Schematic Map of the Ussuriysk, Manchurian, and Korean Railroads

Description

This map shows the major railroads located in the Russian Far East, Manchuria (China), and Korea in the early 20th century: the Ussuri Railroad, the Manchurian Railroad, and the Korean Railroad. The establishment of railroads was a major vehicle of imperial expansion and control in the Far East in this era, particularly for Russia and Japan. The map utilizes a variety of lines and colors to explain various phases of railroad construction: a double-black line for the completion of two tracks, a single black line for completion of one track, a red line for an established but only partially constructed railroad, and a dashed black line for a proposed (but still unbuilt) railroad. Several well-known Russian, Chinese, and Korean cities are shown on the map. These include Blagoveshchensk, Khabarovsk, and Vladivostok in Russia; Harbin, Mukden (present-day Shenyang), and Port Arthur (Lüshun) in China (Manchuria); and P’yongyang and Seoul in Korea. Black triangles signify the presence of Japanese troops in parts of northeastern China and Korea, reflecting the extensive military occupation by Japan following its victory in the Russo-Japanese War in 1904‒5. In the 19th century, as the Qing Dynasty of imperial China weakened, both Russia and Japan sought to take advantage of China’s waning power by expanding into areas of northeastern China and neighboring Korea. Russia forced China to cede territories north and east of the Amur and Ussuri Rivers in the Treaty of Aigun of 1858 and in the Convention of Peking of 1860 and increased its influence in Manchuria from its base of operations in Harbin. Japan moved aggressively into China and Korea after victories in the Sino-Japanese War of 1894‒95 and in the Russo-Japanese War. As Japan became ascendant in the region after 1905, it targeted Russian railroad interests and reengineered local rail networks to serve its own interests. This map was compiled from notes of the Imperial Russian Geographical Society for use in a book on the Maritime Region of Russia (Primorskiy Kray, near Vladivostok). The map shows a scale at the bottom that utilizes the verst, a tsarist-era unit of distance equal to 1.07 kilometers.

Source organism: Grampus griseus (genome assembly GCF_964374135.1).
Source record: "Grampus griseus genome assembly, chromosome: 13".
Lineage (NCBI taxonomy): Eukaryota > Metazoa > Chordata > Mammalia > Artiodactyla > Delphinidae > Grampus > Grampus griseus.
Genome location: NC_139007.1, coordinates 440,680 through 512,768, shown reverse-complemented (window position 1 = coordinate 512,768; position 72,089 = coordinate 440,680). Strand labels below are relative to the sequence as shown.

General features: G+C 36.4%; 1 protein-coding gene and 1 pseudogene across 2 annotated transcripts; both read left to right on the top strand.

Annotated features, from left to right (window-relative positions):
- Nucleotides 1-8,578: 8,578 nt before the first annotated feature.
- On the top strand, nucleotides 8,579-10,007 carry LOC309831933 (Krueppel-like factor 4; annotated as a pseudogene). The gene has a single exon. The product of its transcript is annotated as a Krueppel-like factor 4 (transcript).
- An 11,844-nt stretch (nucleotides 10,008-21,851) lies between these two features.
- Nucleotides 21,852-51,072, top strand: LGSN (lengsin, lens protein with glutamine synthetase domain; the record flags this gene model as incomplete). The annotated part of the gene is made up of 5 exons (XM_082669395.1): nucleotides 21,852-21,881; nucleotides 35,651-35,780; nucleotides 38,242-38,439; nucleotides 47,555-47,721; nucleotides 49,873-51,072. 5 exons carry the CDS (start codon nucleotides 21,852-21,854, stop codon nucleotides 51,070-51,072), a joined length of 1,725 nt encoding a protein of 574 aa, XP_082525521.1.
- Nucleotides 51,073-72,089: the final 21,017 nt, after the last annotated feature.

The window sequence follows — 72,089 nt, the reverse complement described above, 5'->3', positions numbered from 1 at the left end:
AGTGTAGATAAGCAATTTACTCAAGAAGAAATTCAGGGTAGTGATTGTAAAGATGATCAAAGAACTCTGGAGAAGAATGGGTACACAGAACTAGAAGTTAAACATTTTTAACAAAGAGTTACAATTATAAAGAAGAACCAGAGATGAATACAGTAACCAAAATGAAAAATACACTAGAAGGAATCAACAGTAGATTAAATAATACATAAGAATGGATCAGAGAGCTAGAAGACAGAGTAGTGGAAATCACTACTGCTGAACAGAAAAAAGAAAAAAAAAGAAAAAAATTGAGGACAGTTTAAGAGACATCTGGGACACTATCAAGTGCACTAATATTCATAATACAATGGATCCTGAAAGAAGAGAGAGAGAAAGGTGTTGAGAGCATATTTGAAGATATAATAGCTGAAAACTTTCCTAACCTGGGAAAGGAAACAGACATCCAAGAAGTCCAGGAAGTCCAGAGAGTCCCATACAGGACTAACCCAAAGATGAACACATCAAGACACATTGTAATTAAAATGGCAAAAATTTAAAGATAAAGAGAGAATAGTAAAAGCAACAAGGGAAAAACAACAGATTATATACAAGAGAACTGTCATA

Date Created

Subject Date

Publication Information

St. Petersburg

Language

Title in Original Language

Схематическая карта Уссурийской, Манджурской и Корейской железных дорог

Additional Subjects

Type of Item

Physical Description

1 map : color

Notes

  • Map scale approximately 1:4,200,000

Last updated: December 11, 2017